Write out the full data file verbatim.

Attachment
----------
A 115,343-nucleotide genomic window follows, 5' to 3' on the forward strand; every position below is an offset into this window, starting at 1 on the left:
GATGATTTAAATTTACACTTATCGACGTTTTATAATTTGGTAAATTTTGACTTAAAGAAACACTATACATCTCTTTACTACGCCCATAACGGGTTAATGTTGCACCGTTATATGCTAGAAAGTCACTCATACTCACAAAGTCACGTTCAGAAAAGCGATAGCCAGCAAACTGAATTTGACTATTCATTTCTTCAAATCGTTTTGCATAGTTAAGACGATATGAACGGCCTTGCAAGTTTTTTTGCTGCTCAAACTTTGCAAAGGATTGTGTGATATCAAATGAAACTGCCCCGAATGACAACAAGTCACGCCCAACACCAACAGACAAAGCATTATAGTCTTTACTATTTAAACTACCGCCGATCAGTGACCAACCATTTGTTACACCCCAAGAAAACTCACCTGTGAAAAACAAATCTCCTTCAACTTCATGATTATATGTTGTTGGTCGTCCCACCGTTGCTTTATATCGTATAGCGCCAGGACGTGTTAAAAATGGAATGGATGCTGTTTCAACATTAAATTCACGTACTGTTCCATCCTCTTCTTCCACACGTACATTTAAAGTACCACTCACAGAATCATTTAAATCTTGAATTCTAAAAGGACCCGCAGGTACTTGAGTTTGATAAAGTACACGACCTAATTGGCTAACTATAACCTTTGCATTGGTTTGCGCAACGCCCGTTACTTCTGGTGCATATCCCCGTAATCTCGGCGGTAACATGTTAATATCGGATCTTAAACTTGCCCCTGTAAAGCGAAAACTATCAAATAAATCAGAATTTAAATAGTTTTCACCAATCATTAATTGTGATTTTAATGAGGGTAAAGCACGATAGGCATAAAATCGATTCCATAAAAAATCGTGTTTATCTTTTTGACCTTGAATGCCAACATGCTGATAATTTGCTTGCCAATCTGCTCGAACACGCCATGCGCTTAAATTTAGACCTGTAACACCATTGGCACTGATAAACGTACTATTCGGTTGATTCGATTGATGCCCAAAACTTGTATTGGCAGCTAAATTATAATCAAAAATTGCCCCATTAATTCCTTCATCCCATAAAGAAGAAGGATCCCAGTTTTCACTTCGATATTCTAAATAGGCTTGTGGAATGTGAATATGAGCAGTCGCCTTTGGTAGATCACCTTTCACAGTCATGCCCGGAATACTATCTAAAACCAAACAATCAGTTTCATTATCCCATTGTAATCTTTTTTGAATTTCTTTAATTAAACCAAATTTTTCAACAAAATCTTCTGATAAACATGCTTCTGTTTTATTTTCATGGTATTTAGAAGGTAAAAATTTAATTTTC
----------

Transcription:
A 115,343-nucleotide genomic window follows, 5' to 3' on the forward strand; every position below is an offset into this window, starting at 1 on the left:
GATGATTTAAATTTACACTTATCGACGTTTTATAATTTGGTAAATTTTGACTTAAAGAAACACTATACATCTCTTTACTACGCCCATAACGGGTTAATGTTGCACCGTTATATGCTAGAAAGTCACTCATACTCACAAAGTCACGTTCAGAAAAGCGATAGCCAGCAAACTGAATTTGACTATTCATTTCTTCAAATCGTTTTGCATAGTTAAGACGATATGAACGGCCTTGCAAGTTTTTTTGCTGCTCAAACTTTGCAAAGGATTGTGTGATATCAAATGAAACTGCCCCGAATGACAACAAGTCACGCCCAACACCAACAGACAAAGCATTATAGTCTTTACTATTTAAACTACCGCCGATCAGTGACCAACCATTTGTTACACCCCAAGAAAACTCACCTGTGAAAAACAAATCTCCTTCAACTTCATGATTATATGTTGTTGGTCGTCCCACCGTTGCTTTATATCGTATAGCGCCAGGACGTGTTAAAAATGGAATGGATGCTGTTTCAACATTAAATTCACGTACTGTTCCATCCTCTTCTTCCACACGTACATTTAAAGTACCACTCACAGAATCATTTAAATCTTGAATTCTAAAAGGACCCGCAGGTACTTGAGTTTGATAAAGTACACGACCTAATTGGCTAACTATAACCTTTGCATTGGTTTGCGCAACGCCCGTTACTTCTGGTGCATATCCCCGTAATCTCGGCGGTAACATGTTAATATCGGATCTTAAACTTGCCCCTGTAAAGCGAAAACTATCAAATAAATCAGAATTTAAATAGTTTTCACCAATCATTAATTGTGATTTTAATGAGGGTAAAGCACGATAGGCATAAAATCGATTCCATAAAAAATCGTGTTTATCTTTTTGACCTTGAATGCCAACATGCTGATAATTTGCTTGCCAATCTGCTCGAACACGCCATGCGCTTAAATTTAGACCTGTAACACCATTGGCACTGATAAACGTACTATTCGGTTGATTCGATTGATGCCCAAAACTTGTATTGGCAGCTAAATTATAATCAAAAATTGCCCCATTAATTCCTTCATCCCATAAAGAAGAAGGATCCCAGTTTTCACTTCGATATTCTAAATAGGCTTGTGGAATGTGAATATGAGCAGTCGCCTTTGGTAGATCACCTTTCACAGTCATGCCCGGAATACTATCTAAAACCAAACAATCAGTTTCATTATCCCATTGTAATCTTTTTTGAATTTCTTTAATTAAACCAAATTTTTCAACAAAATCTTCTGATAAACATGCTTCTGTTTTATTTTCATGGTATTTAGAAGGTAAAAATTTAATTTTC